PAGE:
Policy design is used to better understand how citizens experience services and functions in society, and to solve challenges in big collaborative projects. By working in policy labs and using design-thinking methods, change can be achieved in several areas. Part of the process involves influencing systems, policy instruments or laws to help the change succeed.
Understand citizens’ needs with policy design
Policy design is a way to approach challenges that involve collaborations between multiple stakeholders to find better policy initiatives and regulations. A user-centered work method is created by using design-thinking methods and insights into citizens’ experiences and expectations.
The work is exploratory and iterative. Testing new solutions and combining different skill sets leads to more successful policy development. This work approach results in a better, more nuanced understanding of citizens’ conditions while saving resources and time by continually testing, evaluating and improving different ideas. But above all: policy design is a way to be sure your efforts lead to the right results.
Use policy design to:
- Map systems and structures and create better partnerships
- Better understand how citizens experience social services
- Break down silo mentality and collaborate with different stakeholders to find better solutions
- Work iteratively and gradually on testing and improving policies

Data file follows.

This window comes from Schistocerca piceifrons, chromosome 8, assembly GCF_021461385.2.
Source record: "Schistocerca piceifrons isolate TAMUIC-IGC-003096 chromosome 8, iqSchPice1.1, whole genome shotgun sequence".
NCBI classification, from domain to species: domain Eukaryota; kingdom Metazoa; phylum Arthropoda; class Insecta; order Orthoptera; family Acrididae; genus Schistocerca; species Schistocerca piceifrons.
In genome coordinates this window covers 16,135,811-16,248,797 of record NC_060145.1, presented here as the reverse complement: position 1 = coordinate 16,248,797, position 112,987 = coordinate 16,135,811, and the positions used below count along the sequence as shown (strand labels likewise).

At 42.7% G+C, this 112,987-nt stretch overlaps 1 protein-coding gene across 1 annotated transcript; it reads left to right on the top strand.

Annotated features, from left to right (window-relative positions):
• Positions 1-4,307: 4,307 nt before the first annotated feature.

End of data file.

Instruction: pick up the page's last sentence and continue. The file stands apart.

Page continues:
- Focus on citizens’ needs
Working with policy design means putting the needs of end users front and center when making decisions. Design thinking emphasizes the importance of involving citizens early on. The end user is engaged in the decision-making process, for example by testing several different ideas and prototypes. This kind of participation is based on empathy and co-creation and the result is a solution that gets better and better as work progresses.
Design on three levels
In policy design projects, we tend to work on three levels to solve a challenge: the detail, system and policy levels. The detail level might be a specific behavior or touchpoint. The system level is the context associated with that behavior or touchpoint. The policy level is the framework that sets the conditions for how the system works and connects.
Policy labs for testing new regulations
Policy labs consist of a group of people with different skill sets. Together, they invent, develop and test different methods to change regulations. The key here is to base work around citizen insights and to quickly develop testable prototypes. That lets us achieve policy changes that promote sustainable social development.
System design and Agenda 2030 partnership
In conjunction with the policy lab, we map the system surrounding the challenge we want to solve. This mapping process is based on the entire system and helps us see exactly where we need to work to have the greatest effect; it’s called system acupuncture. This kind of system design is intended to produce long-term effects. It creates a self-reinforcing loop that affects the entire system, and initiatives that can be scaled up.
Policy design is also an effective way to work with the global development goals and Agenda 2030. We use process management to support collaborations and partnerships, the facilitation of workshops, and to ensure well-defined, practical results.
Our expertise is to find out what people need and what drives them. From these valuable insights we innovate and design services that users easily understand and fall in love with.